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Future of Media Framework

Social Media Strategy


Social Media Strategy

Click on the image to see full-size pdf

This is a Beta version, and I would love to get your thoughts on how to improve this for the next version.

The Framework begins with LEARN, follows two streams of ENGAGEMENT and STRATEGY DEVELOPMENT, and comes together in the ongoing imperative to DEVELOP CAPABILITIES.

The five key points for each element are also written below.

Use social media yourself
Study relevant case studies
Educate senior executives
Hear from practitioners
Explore the latest trends


Identify relevant social media monitoring tools
Learn how you can best use the tools
Discover what’s said about you and your market
Find relevant communities and conversations
Uncover key influencers

Enter the conversation
Provide relevant content
Add value to communities
Engage with influencers
Respond positively

Set relevant measures of success
Monitor measures
Capture and communicate success stories
Report to senior executives
Refine your strategy and measures


Improve customer engagement
Enhance brand and reputation management
Accelerate customer-driven innovation
Attract talented employees
Increase sales

Identify opportunities
Understand risks
Clarify risk of NOT engaging
Set clear social media policies
Communicate policies internally

Define first and subsequent phases
Target initial platforms
Identify resources required
Establish responsibilities and time commitment
Link to offline marketing activities

Identify internal ‘champions’ for social media
Train and support champions and staff
Keep abreast of developments
Establish pilot program
Develop a culture of responsible transparency

We believe in the value of visual frameworks to help make sense of complex issues. A great example is the immensely complex and fast changing field of social media. Our social media strategy framework is designed to help organizations to design and implement effective strategies that are relevant to their particular situation.

Framework begins with learning and goes on to two simultaneous screens of activity, developing strategies and engaging in social media before moving on to developing organizational capabilities. Let’s go back and look at each of the steps in more detail. The first step is to learn through executive briefings of looking at relevant case studies and most importantly, learning by doing. There is no substitute for experiencing using social media for yourself.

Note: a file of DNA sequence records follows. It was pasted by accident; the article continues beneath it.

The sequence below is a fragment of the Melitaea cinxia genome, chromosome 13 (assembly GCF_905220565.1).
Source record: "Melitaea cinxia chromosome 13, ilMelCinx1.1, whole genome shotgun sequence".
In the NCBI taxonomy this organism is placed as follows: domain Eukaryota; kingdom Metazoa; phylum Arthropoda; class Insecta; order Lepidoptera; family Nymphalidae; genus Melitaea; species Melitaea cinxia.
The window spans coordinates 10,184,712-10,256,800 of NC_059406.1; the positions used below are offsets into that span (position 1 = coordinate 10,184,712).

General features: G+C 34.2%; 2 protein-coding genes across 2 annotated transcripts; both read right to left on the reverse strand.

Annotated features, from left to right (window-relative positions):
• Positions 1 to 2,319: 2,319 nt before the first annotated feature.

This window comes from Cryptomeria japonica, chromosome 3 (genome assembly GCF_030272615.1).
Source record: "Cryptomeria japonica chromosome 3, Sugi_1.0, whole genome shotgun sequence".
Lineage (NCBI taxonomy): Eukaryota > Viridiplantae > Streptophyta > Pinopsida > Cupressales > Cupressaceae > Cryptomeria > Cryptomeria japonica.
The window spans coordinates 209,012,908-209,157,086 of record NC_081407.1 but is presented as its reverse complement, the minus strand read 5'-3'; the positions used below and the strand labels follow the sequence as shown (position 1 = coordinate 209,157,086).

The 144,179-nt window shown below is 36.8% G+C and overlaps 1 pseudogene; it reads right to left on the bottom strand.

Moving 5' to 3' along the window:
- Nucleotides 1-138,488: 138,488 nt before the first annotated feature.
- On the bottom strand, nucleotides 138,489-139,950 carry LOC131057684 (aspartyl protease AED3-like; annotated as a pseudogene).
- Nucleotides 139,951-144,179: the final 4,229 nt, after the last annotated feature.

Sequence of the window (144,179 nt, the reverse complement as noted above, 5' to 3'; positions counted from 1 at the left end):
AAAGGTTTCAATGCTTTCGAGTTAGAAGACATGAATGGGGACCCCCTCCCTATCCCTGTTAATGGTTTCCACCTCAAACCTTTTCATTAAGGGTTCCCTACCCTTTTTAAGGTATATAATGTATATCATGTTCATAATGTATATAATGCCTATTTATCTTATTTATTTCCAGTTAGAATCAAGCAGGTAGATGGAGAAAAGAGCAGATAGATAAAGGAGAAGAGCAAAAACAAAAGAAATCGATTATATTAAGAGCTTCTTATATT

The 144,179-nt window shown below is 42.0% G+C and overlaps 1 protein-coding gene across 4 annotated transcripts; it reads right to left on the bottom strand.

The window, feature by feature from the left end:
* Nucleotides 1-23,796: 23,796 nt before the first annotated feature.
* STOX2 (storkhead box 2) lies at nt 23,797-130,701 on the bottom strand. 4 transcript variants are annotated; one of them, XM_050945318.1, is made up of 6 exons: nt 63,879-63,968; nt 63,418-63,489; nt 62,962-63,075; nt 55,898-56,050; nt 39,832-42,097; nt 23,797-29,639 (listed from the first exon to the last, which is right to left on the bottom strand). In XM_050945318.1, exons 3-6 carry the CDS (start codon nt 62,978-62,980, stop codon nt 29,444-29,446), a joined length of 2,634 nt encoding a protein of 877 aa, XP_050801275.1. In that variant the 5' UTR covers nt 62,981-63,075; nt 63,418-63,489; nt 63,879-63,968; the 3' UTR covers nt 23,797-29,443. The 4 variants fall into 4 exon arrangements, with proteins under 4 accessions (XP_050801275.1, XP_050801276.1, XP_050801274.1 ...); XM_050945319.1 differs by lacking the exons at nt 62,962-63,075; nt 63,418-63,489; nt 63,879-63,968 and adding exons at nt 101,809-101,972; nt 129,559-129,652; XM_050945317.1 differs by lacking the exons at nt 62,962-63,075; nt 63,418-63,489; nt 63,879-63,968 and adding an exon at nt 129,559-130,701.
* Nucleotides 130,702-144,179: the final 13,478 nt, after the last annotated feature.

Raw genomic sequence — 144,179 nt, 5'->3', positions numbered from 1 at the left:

You need to prioritize your objectives. You may want to increase sales, enhance your brand management, attract talented employees, or any of a number of other possible goals. The relative priority of these will drive how you design your strategy. Governance is critical for organizations to engage in social media effectively.

This requires assessing and understanding the risks, the opportunities and also the risks of not engaging in social media. Out of this comes clear policies and guidelines that limit risk while allowing useful experimentation, initiatives and value creation for the organizations.

From here, activities are defined
including, what happens in the first and subsequent phases of your strategy implementation, the social media platforms used, clarity on the resources required and the responsibilities as well as how your social media initiatives relate to existing marketing or organizational initiatives.

On the engaging side the first step is to listen.
You can use a range of free and commercial social media monitoring tools to discover what is being said about your company, your competitors and your industry, and uncover who are the most relevant influences in the space. You want to soon move on to engage in the conversation by responding positively to what has been said, connecting with influences and adding value to the community.

Having set measures of success, you can monitor how you’re performing, communicate that internally, and over time, refine your program so you achieve the results you want. Finally, it is essential to continually develop your capabilities as an organization at engaging with social media. Social media is not about to go away, but the ability to engage in constructive conversations with your customers will become increasingly central to organization success.

This requires training, getting the right people involved, and shifting organizational culture to one that can thrive in an open, conversational business environment. What I presented here is a framework which you can take, adapt and use in whatever way is most valuable to you in developing your
own social media strategy. And I hope you find it useful.

At Advanced Human Technologies, we help organizations through executive briefings, helping senior teams to understand issues and opportunities, developing social media strategies, applying this and other frameworks to set useful strategies. Establishing effective governance, working with boards and executive teams to set the enabling guidelines and policies.

Enhancing organizational capabilities, continually getting better at engaging in social media. And uncovering strategic opportunities, exploring new possibilities for organizations in a connected world. So I hope that the social media your framework is useful to you and I wish you and your organization all success in the wonderful world of social media.

See the social media strategy framework in 11 other languages:

Chinese – 社交媒体战略框架

Dutch – Sociale Media Strategie Kader

German – Social Media strategische Rahmenrichtlinien

Italian – Schema della strategia relativa ai mezzi di comunicazione sociale

Japanese – ソーシャルメディア戦略構造

Korean – 소셜미디어 전략 프레임워크

Portuguese – Modelo Estratégico dos Meios de Comunicação Social

Russian – Структура стратегии в социальных медиа

Spanish – Encuadre de Estrategia de Medios Sociales

Turkish – Sosyal Medya Strateji Çerçevesi